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With the set up you have you should be okay changing both at once.
Do you feel this way because of the dual filter system I'm running?

I just changed the second cartridge yesterday anyway...:)

I myself only change them when they are falling apart. I rinse mine in tank water, scrub lightly with my fingers removing any built up stuff, then I lick my fingers off real good so I don't get any of that nasty stuff on me. *r2

Actually I wear hospital gloves.
What kind of filter do you run? And they take cartridges?

I did do the scrub off method as you described above here when I did the last water change, but I just feel better knowing I have fresh, clean carts with new carbon so I can control odors and other stuff...
 

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I'm not saying that changing both cartridges at once will immediately destroy your tank, but it's force of habit to tell people to not change them both at the same time.
Okay; I was just asking because it seemed like that's what you were suggesting would happen should I have done so. I just wanted to clearly explain my particular situation with regard to having two filters running on a 60 gallon -- one being the powerful AquaClear 110 -- and additionally wanted to point out the comments you guys were making about bacteria already living on substrate, decor, plants and the secondary filter...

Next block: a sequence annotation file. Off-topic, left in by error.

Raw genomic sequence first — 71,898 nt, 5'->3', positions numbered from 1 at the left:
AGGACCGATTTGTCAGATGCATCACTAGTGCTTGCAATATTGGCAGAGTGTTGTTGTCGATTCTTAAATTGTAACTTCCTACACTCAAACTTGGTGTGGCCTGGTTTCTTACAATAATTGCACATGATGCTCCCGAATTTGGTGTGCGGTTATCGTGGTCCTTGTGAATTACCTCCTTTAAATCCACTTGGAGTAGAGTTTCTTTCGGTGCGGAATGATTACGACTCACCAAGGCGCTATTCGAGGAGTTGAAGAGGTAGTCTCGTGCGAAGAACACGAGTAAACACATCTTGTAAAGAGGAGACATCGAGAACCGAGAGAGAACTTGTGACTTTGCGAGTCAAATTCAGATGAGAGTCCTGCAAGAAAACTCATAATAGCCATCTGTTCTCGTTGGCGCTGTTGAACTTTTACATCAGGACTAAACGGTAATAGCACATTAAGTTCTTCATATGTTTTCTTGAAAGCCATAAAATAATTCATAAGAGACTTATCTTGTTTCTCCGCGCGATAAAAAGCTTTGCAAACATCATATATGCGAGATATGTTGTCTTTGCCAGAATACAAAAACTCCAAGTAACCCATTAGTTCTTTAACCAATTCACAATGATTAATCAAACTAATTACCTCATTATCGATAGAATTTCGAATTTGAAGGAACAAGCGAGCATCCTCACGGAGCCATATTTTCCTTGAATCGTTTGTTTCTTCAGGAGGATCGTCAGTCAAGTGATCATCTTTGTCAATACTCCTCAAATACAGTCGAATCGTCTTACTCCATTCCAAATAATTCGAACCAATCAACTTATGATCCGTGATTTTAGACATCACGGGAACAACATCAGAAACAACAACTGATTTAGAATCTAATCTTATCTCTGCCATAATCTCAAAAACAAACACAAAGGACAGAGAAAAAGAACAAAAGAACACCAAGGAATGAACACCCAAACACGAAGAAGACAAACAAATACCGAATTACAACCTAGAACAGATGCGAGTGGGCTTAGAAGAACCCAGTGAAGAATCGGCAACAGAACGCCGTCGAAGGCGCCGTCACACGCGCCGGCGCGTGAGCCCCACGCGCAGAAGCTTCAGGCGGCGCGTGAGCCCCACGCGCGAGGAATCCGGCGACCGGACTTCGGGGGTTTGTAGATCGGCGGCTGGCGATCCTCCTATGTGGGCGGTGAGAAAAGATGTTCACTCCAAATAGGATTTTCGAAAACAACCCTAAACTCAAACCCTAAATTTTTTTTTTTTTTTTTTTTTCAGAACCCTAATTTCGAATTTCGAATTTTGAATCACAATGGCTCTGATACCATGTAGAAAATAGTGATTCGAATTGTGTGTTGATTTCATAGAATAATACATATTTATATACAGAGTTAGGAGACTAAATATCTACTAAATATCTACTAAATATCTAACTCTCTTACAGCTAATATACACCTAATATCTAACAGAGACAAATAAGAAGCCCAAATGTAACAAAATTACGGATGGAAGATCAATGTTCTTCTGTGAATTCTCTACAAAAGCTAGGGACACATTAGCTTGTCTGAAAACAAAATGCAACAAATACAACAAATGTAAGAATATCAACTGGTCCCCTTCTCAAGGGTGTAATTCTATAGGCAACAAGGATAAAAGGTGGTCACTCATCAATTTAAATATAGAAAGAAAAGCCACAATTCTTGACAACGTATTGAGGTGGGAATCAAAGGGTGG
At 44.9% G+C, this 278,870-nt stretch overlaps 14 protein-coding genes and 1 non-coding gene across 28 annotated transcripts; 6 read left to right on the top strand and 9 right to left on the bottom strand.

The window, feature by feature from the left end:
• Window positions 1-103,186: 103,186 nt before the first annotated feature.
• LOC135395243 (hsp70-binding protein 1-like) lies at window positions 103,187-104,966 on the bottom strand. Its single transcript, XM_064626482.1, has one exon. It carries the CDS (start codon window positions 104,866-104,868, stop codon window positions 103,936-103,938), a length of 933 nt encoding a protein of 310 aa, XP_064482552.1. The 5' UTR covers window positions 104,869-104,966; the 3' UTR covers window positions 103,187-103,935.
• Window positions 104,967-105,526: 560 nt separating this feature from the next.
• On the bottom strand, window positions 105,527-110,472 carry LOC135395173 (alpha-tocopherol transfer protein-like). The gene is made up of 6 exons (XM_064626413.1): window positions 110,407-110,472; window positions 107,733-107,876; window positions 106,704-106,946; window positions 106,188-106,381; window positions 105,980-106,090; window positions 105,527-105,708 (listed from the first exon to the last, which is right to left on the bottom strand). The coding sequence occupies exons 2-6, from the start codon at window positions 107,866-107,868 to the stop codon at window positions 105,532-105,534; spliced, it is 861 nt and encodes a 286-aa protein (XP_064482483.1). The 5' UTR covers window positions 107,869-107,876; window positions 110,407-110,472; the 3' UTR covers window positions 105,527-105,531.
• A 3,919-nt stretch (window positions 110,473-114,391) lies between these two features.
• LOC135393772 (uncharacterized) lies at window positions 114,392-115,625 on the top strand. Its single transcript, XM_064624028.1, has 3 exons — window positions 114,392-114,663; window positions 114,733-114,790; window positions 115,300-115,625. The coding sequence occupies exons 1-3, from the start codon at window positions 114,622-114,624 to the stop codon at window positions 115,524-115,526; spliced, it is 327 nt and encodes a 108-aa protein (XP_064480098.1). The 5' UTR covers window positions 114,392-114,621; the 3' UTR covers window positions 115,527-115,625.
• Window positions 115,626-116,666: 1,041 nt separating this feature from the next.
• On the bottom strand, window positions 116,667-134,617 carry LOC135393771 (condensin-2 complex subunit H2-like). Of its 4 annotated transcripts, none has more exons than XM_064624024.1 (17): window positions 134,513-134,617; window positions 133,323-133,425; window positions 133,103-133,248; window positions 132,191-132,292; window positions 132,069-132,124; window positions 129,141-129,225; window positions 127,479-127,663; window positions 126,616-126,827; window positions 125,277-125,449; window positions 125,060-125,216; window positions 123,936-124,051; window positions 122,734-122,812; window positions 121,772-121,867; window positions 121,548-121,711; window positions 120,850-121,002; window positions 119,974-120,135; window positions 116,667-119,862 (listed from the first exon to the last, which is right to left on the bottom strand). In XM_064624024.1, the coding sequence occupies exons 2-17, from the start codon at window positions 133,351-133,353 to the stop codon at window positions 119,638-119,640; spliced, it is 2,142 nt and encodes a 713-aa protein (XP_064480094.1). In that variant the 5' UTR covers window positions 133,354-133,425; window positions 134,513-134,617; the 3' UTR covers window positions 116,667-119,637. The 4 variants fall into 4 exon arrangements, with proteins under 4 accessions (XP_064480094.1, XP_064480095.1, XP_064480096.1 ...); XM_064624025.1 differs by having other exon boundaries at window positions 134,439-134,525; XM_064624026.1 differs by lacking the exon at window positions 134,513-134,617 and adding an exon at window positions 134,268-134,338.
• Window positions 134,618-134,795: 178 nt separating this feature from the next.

I'm aware that Aqueon filters have biological areas to facilitate bacterial growth.
Okay...I didn't know you did...

I'm sure you'd be fine, but someone using another brand of filter may be asking for trouble.
I specifically pointed out and cited my Aqueon -- but what brand of filter, specifically, would suggest a bacteria crash if cartridges are changed simultaneously?

I know with the AquaClears, you're not supposed to change out the sponge, carbon and rings all at once ever...

If you do decide to stagger cartridge changes, you wouldn't need to wait more than a week to put in the next one, in my opinion.
Thanks; I actually already dropped the new one in -- it's been about three or so days.
 

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Do you feel this way because of the dual filter system I'm running?

Yes. You have an AC 110 which should have a lot of bacteria in it

I just changed the second cartridge yesterday anyway...:)



What kind of filter do you run? And they take cartridges?

I have a Tetra AFS 30-60, Whisper 30-60, Penguin 200B, Aquatech 20-40 and a Topfin 20. These all use carts.

I did do the scrub off method as you described above here when I did the last water change, but I just feel better knowing I have fresh, clean carts with new carbon so I can control odors and other stuff...
Sounds good.
 

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Hello,

You can do it any way you would like. I'm just stating what works for me. It also saves me a few bucks.

My filters that use carts are listed in my previous post, in the quote section.